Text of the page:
Twenty-four years ago, in 1994, Los Angeles Times writer Louis Shagun wrote about how the increasing migration of evangelical Christians to Colorado Springs was changing the city’s landscape. Then, the comparatively smaller city about an hour south of Denver was one that “prides itself on a tradition of live-and-let-live libertarianism” but has been “unnerved by a recent influx of fundamentalist Christian organizations that have made this community of 306,000 people the evangelical capital of the United States.”
The article was written 10 years after Ted Haggard began his spiritually guided reign over the city — once leader of the National Association of Evangelicals and founder and former pastor of New Life Church (until it was revealed he had used methamphetamine and often sought homosexual solace with male prostitutes).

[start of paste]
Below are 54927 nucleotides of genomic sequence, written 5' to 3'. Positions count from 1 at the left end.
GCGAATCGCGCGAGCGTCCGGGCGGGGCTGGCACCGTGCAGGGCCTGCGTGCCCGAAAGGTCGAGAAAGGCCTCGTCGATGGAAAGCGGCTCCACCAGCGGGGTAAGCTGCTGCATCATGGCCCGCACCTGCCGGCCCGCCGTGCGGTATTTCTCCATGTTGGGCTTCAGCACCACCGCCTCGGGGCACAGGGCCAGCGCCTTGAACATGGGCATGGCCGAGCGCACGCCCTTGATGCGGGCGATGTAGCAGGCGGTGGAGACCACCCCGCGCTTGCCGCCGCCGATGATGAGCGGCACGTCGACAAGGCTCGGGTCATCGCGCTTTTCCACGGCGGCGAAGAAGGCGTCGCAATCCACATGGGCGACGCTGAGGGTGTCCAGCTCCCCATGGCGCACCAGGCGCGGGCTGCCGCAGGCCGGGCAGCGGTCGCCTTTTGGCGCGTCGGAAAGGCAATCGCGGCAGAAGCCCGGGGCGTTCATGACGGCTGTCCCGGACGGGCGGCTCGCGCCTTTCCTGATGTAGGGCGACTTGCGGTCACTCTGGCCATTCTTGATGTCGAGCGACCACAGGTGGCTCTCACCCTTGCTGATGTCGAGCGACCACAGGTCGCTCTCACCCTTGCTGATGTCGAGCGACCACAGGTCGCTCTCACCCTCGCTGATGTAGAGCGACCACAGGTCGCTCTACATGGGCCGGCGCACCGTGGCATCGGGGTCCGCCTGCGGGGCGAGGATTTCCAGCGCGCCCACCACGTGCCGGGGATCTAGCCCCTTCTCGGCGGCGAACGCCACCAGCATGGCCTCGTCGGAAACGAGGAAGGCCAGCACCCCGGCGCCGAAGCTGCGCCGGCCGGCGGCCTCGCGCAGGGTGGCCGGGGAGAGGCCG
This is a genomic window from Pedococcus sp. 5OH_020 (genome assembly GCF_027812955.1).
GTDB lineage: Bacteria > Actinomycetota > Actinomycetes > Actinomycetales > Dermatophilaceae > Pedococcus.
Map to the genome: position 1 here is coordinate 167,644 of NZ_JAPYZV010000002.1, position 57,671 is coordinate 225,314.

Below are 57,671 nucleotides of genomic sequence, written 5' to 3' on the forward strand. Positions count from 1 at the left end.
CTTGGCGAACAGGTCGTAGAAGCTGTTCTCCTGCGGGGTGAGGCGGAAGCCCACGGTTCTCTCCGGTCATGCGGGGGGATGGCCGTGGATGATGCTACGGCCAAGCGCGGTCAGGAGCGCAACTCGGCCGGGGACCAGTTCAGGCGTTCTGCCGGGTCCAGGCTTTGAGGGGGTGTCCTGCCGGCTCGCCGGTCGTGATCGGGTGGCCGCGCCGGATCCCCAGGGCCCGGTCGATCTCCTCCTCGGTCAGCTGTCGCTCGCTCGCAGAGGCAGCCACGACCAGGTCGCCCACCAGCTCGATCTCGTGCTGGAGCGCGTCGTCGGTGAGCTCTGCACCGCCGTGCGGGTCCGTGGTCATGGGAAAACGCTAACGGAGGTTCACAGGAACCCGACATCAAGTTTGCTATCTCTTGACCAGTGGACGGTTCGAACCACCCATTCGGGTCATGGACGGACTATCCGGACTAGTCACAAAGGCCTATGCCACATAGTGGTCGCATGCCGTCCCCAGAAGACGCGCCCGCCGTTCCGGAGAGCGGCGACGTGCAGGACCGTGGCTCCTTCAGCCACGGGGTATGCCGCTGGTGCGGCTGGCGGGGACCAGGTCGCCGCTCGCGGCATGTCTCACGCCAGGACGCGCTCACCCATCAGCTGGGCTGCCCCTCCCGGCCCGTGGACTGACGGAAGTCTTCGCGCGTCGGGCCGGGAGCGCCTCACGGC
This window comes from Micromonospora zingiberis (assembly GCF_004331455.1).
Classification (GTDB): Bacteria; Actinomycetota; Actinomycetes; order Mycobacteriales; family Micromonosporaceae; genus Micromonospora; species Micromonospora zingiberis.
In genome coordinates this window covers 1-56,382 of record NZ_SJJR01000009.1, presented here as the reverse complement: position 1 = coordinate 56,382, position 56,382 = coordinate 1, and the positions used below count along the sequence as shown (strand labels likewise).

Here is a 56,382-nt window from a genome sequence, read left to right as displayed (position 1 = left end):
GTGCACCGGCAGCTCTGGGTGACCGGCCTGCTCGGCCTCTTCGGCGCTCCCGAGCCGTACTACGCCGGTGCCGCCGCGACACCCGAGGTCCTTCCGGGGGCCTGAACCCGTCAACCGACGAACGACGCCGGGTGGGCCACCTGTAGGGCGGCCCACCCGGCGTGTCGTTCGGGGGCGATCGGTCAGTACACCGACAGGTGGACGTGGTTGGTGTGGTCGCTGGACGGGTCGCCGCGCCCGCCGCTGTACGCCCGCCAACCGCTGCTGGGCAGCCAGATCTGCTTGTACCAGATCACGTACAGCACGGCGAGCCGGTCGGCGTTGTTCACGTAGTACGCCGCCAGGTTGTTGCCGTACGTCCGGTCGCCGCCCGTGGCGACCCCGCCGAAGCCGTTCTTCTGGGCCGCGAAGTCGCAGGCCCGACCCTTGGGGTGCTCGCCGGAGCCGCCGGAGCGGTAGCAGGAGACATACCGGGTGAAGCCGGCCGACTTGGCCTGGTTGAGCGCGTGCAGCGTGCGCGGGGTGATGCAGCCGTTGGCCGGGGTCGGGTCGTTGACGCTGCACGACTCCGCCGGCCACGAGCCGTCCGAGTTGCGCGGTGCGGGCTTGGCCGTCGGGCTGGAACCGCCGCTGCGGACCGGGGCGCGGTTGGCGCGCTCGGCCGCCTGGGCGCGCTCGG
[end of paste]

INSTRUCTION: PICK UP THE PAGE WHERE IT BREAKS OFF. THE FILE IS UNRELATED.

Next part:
His New Life Church, what many dub a “megachurch,” is still host to over 10,000 members every week and is the cornerstone to the mega-culture of religious fanatics attending stadium-styled places of worship in Colorado Springs.
In the 24 years since Shagun turned in his article to the LA Times editors, things south of Denver appear to be God’s business as usual.
According to The Hartford Institute for Religious Research, a megachurch “generally refers to any Protestant Christian congregation with a sustained average weekly attendance of 2,000 persons or more in its worship services, counting all adults and children at all its worship locations.”
In 2005, pastor Ted Haggard told NPR, “The mega suburban churches weren’t (in Colorado Springs) at all,” when he moved there in 1984, “and there was a high percentage of New Age and satanic type of activity.” One year later, in 2006, his meth-fueled gay sex scandal broke.
Despite having dozens of religious mega-organizations calling Colorado Springs home (including Focus on the Family), a 2013 Gallup poll found that 35.3 percent of residents actually describe themselves as “very religious” — well under the national average of 40 percent.